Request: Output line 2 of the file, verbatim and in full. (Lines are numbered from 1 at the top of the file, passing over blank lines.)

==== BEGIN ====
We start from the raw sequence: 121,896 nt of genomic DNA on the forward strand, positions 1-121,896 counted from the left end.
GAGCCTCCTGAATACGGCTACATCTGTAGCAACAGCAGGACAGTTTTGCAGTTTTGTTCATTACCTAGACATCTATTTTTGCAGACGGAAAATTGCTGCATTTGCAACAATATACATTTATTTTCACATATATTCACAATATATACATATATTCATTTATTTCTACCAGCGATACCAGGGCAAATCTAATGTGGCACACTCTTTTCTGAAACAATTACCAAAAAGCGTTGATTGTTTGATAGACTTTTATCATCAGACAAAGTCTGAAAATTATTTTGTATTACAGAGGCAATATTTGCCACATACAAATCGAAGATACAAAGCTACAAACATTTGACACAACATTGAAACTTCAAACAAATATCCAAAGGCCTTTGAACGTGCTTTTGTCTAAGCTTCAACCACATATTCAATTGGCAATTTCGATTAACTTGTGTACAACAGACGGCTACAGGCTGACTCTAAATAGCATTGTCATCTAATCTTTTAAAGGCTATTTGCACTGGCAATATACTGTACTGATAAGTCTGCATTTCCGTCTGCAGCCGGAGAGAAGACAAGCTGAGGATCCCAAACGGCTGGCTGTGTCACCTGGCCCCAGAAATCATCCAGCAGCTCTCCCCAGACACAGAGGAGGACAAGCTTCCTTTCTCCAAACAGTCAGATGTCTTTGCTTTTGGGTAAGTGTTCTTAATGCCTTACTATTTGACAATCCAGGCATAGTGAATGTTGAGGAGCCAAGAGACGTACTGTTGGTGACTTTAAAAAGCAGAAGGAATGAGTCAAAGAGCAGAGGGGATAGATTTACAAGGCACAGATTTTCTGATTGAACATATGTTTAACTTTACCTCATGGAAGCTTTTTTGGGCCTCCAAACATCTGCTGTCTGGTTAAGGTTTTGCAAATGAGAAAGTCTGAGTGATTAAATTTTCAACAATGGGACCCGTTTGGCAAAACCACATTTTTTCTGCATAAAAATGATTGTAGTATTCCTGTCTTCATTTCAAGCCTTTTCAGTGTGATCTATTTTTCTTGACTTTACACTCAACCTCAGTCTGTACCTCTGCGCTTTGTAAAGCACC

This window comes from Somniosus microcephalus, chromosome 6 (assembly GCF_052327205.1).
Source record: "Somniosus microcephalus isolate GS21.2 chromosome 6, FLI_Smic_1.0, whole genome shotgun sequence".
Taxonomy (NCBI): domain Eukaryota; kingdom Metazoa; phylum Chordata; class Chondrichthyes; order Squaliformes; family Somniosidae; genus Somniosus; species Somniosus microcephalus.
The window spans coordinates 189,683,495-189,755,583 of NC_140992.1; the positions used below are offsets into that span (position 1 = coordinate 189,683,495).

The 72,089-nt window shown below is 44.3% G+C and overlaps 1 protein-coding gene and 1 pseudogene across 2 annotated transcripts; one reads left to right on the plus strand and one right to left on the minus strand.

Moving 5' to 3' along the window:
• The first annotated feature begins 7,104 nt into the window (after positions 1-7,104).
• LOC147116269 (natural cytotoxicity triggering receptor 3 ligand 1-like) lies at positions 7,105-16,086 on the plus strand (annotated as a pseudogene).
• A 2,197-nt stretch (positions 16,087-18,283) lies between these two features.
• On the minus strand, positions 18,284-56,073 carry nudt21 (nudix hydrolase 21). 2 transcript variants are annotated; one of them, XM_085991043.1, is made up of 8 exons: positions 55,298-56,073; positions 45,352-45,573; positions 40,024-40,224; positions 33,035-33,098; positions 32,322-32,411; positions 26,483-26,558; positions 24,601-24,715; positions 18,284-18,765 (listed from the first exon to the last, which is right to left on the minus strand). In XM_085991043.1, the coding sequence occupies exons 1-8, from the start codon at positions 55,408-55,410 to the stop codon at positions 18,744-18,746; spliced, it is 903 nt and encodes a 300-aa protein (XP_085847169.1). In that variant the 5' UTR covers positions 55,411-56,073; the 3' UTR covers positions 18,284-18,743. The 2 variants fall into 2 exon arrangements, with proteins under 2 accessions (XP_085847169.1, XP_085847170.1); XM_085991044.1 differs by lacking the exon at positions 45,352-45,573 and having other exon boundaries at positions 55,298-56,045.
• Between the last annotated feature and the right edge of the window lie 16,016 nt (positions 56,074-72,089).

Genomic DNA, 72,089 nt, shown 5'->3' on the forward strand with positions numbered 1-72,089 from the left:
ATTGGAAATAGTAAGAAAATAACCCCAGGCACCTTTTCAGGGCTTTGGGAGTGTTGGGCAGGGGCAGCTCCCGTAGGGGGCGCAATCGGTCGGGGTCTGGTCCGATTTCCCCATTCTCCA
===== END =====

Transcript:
GAGCCTCCTGAATACGGCTACATCTGTAGCAACAGCAGGACAGTTTTGCAGTTTTGTTCATTACCTAGACATCTATTTTTGCAGACGGAAAATTGCTGCATTTGCAACAATATACATTTATTTTCACATATATTCACAATATATACATATATTCATTTATTTCTACCAGCGATACCAGGGCAAATCTAATGTGGCACACTCTTTTCTGAAACAATTACCAAAAAGCGTTGATTGTTTGATAGACTTTTATCATCAGACAAAGTCTGAAAATTATTTTGTATTACAGAGGCAATATTTGCCACATACAAATCGAAGATACAAAGCTACAAACATTTGACACAACATTGAAACTTCAAACAAATATCCAAAGGCCTTTGAACGTGCTTTTGTCTAAGCTTCAACCACATATTCAATTGGCAATTTCGATTAACTTGTGTACAACAGACGGCTACAGGCTGACTCTAAATAGCATTGTCATCTAATCTTTTAAAGGCTATTTGCACTGGCAATATACTGTACTGATAAGTCTGCATTTCCGTCTGCAGCCGGAGAGAAGACAAGCTGAGGATCCCAAACGGCTGGCTGTGTCACCTGGCCCCAGAAATCATCCAGCAGCTCTCCCCAGACACAGAGGAGGACAAGCTTCCTTTCTCCAAACAGTCAGATGTCTTTGCTTTTGGGTAAGTGTTCTTAATGCCTTACTATTTGACAATCCAGGCATAGTGAATGTTGAGGAGCCAAGAGACGTACTGTTGGTGACTTTAAAAAGCAGAAGGAATGAGTCAAAGAGCAGAGGGGATAGATTTACAAGGCACAGATTTTCTGATTGAACATATGTTTAACTTTACCTCATGGAAGCTTTTTTGGGCCTCCAAACATCTGCTGTCTGGTTAAGGTTTTGCAAATGAGAAAGTCTGAGTGATTAAATTTTCAACAATGGGACCCGTTTGGCAAAACCACATTTTTTCTGCATAAAAATGATTGTAGTATTCCTGTCTTCATTTCAAGCCTTTTCAGTGTGATCTATTTTTCTTGACTTTACACTCAACCTCAGTCTGTACCTCTGCGCTTTGTAAAGCACC